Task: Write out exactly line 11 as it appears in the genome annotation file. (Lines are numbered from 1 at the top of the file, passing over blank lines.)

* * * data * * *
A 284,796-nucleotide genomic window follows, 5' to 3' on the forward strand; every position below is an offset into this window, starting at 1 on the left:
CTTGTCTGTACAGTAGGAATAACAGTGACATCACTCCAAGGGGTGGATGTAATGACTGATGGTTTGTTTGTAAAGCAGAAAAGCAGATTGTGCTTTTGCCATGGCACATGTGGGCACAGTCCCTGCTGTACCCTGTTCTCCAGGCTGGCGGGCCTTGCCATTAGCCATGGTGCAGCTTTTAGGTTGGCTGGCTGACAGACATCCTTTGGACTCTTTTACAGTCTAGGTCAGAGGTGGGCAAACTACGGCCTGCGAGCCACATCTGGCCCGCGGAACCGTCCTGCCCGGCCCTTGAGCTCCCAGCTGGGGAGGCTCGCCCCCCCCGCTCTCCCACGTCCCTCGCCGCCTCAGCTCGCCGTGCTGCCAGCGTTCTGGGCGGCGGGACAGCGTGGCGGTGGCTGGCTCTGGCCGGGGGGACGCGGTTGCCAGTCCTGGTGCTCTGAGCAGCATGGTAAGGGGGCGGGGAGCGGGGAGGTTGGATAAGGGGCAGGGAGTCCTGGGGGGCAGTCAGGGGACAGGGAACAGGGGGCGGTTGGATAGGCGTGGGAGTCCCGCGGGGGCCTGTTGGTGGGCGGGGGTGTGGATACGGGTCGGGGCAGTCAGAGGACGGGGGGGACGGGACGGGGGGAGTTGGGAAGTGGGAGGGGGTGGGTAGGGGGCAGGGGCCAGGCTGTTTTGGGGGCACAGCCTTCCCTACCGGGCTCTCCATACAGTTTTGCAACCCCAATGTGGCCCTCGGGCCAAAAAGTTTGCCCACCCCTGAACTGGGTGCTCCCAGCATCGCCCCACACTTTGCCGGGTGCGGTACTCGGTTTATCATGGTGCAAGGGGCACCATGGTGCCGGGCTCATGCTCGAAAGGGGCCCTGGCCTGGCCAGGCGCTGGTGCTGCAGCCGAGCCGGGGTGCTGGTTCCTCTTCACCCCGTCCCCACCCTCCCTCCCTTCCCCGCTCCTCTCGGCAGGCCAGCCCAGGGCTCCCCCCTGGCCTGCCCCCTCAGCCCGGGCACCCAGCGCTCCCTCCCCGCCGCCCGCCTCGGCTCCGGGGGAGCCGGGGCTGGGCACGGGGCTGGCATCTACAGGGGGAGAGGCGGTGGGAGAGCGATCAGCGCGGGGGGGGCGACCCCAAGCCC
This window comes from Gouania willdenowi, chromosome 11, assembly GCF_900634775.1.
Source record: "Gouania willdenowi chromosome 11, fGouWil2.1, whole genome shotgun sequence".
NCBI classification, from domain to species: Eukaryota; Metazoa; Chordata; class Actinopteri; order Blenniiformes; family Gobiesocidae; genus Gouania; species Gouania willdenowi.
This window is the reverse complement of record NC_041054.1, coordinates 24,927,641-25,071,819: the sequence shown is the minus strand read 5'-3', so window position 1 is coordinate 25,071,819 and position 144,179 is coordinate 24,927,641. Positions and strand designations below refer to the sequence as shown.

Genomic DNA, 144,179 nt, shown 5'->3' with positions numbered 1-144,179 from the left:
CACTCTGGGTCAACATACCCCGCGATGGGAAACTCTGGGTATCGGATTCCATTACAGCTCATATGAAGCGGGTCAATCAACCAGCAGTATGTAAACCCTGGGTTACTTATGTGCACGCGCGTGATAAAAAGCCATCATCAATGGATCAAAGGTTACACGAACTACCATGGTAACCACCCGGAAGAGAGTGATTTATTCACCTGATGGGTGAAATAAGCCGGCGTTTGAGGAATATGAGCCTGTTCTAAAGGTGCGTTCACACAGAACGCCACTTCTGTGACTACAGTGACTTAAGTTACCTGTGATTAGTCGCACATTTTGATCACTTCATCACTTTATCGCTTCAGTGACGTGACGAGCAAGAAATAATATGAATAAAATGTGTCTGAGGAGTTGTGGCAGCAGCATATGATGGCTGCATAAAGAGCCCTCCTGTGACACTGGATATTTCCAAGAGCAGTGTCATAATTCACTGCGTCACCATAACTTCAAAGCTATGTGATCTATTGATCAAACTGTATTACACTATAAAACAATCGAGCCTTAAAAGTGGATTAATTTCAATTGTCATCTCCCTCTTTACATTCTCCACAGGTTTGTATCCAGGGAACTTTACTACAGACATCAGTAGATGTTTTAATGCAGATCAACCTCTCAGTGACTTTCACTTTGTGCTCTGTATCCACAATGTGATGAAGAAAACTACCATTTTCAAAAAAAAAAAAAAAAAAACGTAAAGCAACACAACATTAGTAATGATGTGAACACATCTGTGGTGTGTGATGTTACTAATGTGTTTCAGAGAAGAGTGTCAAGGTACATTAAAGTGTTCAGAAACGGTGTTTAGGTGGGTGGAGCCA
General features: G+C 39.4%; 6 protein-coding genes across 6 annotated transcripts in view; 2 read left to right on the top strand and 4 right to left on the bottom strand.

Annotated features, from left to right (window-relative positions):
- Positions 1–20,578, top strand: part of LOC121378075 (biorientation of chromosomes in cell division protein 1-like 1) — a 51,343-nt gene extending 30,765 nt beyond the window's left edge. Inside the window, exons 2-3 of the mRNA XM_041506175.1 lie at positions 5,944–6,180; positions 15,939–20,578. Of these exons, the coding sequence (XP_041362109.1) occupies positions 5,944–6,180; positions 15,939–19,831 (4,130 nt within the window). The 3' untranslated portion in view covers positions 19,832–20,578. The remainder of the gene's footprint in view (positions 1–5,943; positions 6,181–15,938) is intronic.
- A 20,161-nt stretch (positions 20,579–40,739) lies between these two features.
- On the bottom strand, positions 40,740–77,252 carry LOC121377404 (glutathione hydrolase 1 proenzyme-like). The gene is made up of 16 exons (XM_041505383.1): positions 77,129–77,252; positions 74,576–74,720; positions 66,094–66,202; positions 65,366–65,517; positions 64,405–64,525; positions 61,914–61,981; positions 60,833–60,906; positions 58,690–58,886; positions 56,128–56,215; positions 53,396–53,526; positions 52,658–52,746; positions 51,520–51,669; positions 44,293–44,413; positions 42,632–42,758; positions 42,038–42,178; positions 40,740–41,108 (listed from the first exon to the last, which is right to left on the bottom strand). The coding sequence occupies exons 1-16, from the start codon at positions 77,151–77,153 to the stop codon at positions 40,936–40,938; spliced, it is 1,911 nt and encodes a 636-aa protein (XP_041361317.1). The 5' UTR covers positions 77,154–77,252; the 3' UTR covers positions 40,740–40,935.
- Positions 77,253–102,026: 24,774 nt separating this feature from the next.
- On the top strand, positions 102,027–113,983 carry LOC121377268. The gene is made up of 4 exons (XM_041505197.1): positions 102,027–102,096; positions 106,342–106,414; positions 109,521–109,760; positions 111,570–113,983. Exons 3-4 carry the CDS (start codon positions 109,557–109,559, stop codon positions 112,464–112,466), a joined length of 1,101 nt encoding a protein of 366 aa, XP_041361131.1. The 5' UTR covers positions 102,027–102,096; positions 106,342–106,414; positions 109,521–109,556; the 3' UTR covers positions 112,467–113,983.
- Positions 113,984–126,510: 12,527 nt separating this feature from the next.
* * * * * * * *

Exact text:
- Positions 1–20,578, top strand: part of LOC121378075 (biorientation of chromosomes in cell division protein 1-like 1) — a 51,343-nt gene extending 30,765 nt beyond the window's left edge. Inside the window, exons 2-3 of the mRNA XM_041506175.1 lie at positions 5,944–6,180; positions 15,939–20,578. Of these exons, the coding sequence (XP_041362109.1) occupies positions 5,944–6,180; positions 15,939–19,831 (4,130 nt within the window). The 3' untranslated portion in view covers positions 19,832–20,578. The remainder of the gene's footprint in view (positions 1–5,943; positions 6,181–15,938) is intronic.